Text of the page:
The state's approval of the attestation also creates some clarity for restaurant owners, in Palo Alto, Mountain View and elsewhere, who have been expanding outdoor dining by setting up tables in newly built parklets and recently closed thoroughfares. As part of its "Summer Streets" program, Palo Alto has recently closed California and University avenues to traffic to promote outdoor dining. Mountain View's "Summer StrEats" program has taken over several blocks of Castro Street.
While serving meals outside was consistent with the county's June 5 order, which allows such an activity, it clashed with the state's shelter-in-place order, which does not. Because the county had not received a state variance before Monday night, it was not technically allowed to move ahead with indoor or outdoor dining, according to state officials.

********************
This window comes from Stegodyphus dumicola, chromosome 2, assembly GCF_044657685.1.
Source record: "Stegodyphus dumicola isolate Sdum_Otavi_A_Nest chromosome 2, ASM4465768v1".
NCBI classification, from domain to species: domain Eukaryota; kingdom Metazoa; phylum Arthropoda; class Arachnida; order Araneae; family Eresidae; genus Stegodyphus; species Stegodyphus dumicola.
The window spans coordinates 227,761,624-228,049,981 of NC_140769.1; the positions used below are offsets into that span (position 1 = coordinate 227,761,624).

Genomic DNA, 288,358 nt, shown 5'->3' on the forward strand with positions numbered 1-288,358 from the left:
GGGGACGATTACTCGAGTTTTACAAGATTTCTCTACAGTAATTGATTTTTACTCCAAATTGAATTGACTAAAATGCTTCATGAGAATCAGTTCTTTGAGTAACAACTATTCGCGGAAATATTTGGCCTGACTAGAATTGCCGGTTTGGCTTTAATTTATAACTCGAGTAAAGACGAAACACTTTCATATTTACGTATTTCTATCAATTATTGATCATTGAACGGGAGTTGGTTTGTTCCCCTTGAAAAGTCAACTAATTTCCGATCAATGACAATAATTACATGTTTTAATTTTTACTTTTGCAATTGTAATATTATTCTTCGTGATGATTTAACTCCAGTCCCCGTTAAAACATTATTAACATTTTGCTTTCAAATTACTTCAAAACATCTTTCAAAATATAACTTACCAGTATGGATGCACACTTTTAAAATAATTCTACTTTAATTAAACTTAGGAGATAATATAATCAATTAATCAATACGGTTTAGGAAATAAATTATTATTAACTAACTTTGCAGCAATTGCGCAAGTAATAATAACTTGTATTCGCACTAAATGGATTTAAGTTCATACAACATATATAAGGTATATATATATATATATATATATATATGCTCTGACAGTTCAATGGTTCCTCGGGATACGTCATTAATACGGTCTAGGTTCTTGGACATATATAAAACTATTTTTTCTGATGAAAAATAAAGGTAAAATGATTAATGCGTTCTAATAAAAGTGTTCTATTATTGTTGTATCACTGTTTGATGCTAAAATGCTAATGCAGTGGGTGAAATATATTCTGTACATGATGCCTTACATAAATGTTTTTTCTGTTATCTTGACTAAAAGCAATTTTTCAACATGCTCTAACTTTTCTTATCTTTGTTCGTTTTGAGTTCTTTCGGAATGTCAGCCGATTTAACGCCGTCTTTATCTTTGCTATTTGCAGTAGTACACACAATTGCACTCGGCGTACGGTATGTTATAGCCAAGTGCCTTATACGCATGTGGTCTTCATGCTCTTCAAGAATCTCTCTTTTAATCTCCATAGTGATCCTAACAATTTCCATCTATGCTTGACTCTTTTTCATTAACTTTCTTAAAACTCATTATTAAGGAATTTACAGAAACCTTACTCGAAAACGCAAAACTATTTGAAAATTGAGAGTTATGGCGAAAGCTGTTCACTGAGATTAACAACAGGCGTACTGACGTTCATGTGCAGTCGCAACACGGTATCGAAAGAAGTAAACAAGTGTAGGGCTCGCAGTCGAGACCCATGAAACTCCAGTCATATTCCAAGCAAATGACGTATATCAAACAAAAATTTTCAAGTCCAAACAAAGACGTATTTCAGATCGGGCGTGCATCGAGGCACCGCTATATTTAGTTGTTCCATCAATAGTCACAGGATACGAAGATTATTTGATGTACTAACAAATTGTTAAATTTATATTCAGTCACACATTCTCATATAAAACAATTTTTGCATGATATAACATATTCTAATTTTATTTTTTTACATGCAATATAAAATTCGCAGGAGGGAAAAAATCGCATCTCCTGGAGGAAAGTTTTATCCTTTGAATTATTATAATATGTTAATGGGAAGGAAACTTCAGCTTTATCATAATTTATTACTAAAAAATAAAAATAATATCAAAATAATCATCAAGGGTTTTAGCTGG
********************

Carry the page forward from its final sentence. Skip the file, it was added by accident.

County leaders had argued that because the state had not explicitly banned outdoor dining, and because other parts of the state have been allowing outdoor dining without seeking variances, they had assumed such a variance was not needed.
The issue didn't surface until last weekend, when agents from the state Department of Alcoholic Beverage Control visited several businesses in Gilroy and Morgan Hill to tell them that outdoor dining is not allowed, according to a report from The Mercury News. On Monday, Santa Clara County Deputy County Executive David Campos said that the direction from the state on outdoor dining created confusion for some businesses.
"What we want them to know is, as far as the County of Santa Clara is concerned, we believe that outdoor dining is allowed under our order and that is consistent with the state order," Campos said Monday, before the state officially approved the county's attestation.
On Tuesday, with the state's approval at hand, Campos said the county is "grateful to the governor and the state for working with us and getting us to this point."
Cody also confirmed Tuesday that the state's approval on Monday night allows the outdoor-dining programs to remain in effect.